If you want to get a great return on investment (ROI) for your advertising and public relations campaign, stunts are a fantastic way to get thousands of free dollars in earned media. If you’re unfamiliar with the term, earned media is publicity generated by your campaign, stunt, or promotion, and it’s something you do not pay for. This comes in the form of TV and radio news reports, write-ups in newspapers and magazines, mentions on all the social media sites, plus shares by the general public.
If you do a stunt well, people will do all the heavy lifting for you. Almost everyone carries both a camera and a video camera in their pocket these days, and they are more than happy to take photos and movies that they can share online. If that is, it’s worth sharing.
So, how do you grab their attention? What can you do that will actually make thousands, if not millions, of people advertise your brand or product for you? Well, these 10 ways are a great start. Just remember, don’t rip-off other stunts already done and in the media. It’s not as shareable if it’s been done before, and it also makes you look tacky.
1. Do Something First
Ideally, something very entertaining or impactful. And you need to consider the context of the world’s first attempt, and how it relates to what you’re selling. It’s no good being the first CEO to sit in a bathtub filled with baked beans for 48 hours if you’re selling car insurance. What does one have to do with the other? A classic recent example of a world’s first stunt that paired beautifully with the brand was the Red Bull Stratos Space Jump. You will have heard of it, every news outlet and online source covered it. In 2012, Felix Baumgartner became the person in history to break the sound barrier without the help of a machine. He literally jumped to Earth from a capsule in space; over 23 miles, reaching incredible speeds. The stunt pulled in over 8 million live viewers, and Red Bull was seen throughout the jump.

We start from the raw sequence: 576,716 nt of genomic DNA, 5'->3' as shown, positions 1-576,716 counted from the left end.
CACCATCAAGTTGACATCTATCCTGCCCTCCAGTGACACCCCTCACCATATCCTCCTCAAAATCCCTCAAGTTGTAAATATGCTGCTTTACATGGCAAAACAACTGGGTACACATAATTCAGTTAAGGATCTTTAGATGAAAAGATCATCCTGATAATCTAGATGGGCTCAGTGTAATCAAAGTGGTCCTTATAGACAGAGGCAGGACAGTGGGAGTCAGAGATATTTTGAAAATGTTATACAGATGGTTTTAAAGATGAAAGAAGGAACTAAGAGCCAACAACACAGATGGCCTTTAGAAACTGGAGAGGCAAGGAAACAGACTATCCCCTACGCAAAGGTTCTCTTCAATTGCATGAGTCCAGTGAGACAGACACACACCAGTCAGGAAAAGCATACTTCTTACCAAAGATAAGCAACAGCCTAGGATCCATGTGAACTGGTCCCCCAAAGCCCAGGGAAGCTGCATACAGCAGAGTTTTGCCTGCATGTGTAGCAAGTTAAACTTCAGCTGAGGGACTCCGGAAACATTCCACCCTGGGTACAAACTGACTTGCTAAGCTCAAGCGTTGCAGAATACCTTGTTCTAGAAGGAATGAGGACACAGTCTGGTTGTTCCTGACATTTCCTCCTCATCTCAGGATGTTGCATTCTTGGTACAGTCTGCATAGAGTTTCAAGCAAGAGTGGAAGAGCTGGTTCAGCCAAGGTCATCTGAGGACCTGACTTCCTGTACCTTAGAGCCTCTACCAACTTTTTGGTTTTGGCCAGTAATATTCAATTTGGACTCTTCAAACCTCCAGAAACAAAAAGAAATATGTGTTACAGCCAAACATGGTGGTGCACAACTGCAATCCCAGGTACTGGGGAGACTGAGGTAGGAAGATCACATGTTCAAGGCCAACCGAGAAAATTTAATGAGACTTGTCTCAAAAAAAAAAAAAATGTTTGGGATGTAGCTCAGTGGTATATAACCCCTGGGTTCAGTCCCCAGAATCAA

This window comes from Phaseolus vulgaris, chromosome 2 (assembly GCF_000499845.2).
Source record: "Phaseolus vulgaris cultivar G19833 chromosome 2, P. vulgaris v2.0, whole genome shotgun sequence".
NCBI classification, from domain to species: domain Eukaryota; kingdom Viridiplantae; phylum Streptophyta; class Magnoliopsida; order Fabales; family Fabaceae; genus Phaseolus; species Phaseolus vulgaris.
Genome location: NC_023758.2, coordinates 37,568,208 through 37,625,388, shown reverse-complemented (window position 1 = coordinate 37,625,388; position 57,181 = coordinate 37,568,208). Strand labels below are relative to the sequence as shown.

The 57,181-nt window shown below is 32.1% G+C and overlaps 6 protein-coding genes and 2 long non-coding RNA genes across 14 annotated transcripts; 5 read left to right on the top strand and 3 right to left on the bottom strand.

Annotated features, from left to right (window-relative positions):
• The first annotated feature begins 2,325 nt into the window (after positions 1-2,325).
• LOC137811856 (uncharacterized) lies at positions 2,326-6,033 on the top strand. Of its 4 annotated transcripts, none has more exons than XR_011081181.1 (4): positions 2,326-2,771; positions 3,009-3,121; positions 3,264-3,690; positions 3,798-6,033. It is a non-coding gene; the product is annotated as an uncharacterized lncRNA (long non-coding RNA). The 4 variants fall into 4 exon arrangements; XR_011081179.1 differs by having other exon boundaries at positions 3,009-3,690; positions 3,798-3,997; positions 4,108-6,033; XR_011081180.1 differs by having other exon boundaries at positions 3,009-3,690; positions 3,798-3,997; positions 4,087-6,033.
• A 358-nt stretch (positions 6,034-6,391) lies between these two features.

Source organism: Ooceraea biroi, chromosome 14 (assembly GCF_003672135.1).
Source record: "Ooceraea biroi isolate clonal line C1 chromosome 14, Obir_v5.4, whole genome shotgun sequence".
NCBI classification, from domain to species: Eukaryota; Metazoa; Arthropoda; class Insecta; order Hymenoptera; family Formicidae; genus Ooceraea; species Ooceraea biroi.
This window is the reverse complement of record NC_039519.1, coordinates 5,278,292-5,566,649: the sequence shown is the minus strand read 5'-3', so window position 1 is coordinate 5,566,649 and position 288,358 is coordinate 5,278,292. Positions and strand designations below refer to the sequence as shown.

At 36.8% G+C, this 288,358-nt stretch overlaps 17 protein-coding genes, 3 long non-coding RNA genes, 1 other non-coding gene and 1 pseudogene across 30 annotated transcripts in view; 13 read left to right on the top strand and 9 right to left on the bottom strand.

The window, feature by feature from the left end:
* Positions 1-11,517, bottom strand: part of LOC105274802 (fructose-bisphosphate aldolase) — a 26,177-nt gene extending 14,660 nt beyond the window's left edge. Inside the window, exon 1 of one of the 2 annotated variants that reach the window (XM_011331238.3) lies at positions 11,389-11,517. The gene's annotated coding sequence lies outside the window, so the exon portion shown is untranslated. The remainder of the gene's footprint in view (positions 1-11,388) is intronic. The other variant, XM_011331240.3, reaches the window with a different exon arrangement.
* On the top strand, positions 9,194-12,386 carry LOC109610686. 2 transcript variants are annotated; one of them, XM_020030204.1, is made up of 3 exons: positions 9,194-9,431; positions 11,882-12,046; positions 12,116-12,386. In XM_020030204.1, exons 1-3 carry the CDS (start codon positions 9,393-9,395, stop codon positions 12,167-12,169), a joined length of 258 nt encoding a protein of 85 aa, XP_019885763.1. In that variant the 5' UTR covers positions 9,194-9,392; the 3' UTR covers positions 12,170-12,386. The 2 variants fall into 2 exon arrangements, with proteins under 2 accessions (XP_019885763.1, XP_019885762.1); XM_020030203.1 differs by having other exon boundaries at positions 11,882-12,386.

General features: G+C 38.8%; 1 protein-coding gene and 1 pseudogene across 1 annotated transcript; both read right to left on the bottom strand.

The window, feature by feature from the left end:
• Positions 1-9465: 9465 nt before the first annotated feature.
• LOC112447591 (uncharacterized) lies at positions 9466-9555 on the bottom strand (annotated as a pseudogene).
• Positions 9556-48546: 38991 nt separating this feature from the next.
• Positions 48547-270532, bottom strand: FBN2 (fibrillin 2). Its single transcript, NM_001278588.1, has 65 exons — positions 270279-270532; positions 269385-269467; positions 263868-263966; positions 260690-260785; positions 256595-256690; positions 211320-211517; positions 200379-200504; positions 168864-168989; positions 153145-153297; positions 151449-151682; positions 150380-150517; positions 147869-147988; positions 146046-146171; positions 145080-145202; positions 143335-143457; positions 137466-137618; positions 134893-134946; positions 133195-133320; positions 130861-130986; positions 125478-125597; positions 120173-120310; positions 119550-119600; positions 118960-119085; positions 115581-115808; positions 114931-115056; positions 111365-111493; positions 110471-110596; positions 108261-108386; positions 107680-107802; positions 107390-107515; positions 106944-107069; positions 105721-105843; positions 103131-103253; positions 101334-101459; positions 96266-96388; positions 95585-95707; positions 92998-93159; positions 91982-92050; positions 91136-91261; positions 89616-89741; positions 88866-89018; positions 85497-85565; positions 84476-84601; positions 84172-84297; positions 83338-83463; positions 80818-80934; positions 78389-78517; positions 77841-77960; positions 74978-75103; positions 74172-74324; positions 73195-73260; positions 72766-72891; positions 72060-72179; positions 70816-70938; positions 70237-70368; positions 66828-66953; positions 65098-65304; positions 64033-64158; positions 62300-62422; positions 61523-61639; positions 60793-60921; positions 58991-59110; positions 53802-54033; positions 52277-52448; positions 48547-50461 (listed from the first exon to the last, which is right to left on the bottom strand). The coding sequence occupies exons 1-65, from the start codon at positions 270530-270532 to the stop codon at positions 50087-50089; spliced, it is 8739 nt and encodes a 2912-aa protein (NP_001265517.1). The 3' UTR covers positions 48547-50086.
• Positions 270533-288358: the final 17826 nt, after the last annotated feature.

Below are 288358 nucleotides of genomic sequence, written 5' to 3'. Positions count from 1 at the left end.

2. Poke Fun at a Competitor
There is a fine line to walk here. You have to make sure you’re not coming across as too snarky, or over-indulging in schadenfreude. But this is business, and it can generate a lot of buzz when you openly pour scorn on the failure of a competitor’s brand. The most famous example comes from the Mac vs. PC ads, in which Mac skewered the PC in a series of commercials that were watched and shared millions of times online. Then, there was the Audi vs. BMW billboard war. Audi started it with Your Move BMW, but few people at the agency thought that BMW would come back with a billboard right next to it saying Checkmate. And in Britain at the turn of the millennium, the British Airways London Eye was having all sorts of problems being raised. That’s when challenger brand Virgin Atlantic jumped on the chance, floating a balloon close by saying BA Can’t Get it Up. Classic Richard Branson.
3. Zig When Others Zag